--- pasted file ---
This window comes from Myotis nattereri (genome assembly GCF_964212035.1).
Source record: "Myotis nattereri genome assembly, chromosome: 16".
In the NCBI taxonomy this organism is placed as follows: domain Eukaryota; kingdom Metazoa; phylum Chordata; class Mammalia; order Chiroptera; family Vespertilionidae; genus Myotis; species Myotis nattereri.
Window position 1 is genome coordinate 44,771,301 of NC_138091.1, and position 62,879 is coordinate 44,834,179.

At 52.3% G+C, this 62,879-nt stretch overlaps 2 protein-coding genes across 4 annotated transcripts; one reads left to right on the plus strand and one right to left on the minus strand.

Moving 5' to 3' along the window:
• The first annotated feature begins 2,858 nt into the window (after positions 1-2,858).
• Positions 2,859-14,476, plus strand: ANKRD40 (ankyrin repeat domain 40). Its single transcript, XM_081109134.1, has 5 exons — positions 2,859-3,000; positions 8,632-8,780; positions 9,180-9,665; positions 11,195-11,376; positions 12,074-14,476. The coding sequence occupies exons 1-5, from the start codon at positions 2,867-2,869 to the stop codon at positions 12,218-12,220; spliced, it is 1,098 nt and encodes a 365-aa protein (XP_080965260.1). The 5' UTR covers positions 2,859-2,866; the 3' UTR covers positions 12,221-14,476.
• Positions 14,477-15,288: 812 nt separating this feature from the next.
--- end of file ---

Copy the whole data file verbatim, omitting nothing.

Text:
This window comes from Myotis nattereri (genome assembly GCF_964212035.1).
Source record: "Myotis nattereri genome assembly, chromosome: 16".
In the NCBI taxonomy this organism is placed as follows: domain Eukaryota; kingdom Metazoa; phylum Chordata; class Mammalia; order Chiroptera; family Vespertilionidae; genus Myotis; species Myotis nattereri.
Window position 1 is genome coordinate 44,771,301 of NC_138091.1, and position 62,879 is coordinate 44,834,179.

At 52.3% G+C, this 62,879-nt stretch overlaps 2 protein-coding genes across 4 annotated transcripts; one reads left to right on the plus strand and one right to left on the minus strand.

Moving 5' to 3' along the window:
• The first annotated feature begins 2,858 nt into the window (after positions 1-2,858).
• Positions 2,859-14,476, plus strand: ANKRD40 (ankyrin repeat domain 40). Its single transcript, XM_081109134.1, has 5 exons — positions 2,859-3,000; positions 8,632-8,780; positions 9,180-9,665; positions 11,195-11,376; positions 12,074-14,476. The coding sequence occupies exons 1-5, from the start codon at positions 2,867-2,869 to the stop codon at positions 12,218-12,220; spliced, it is 1,098 nt and encodes a 365-aa protein (XP_080965260.1). The 5' UTR covers positions 2,859-2,866; the 3' UTR covers positions 12,221-14,476.
• Positions 14,477-15,288: 812 nt separating this feature from the next.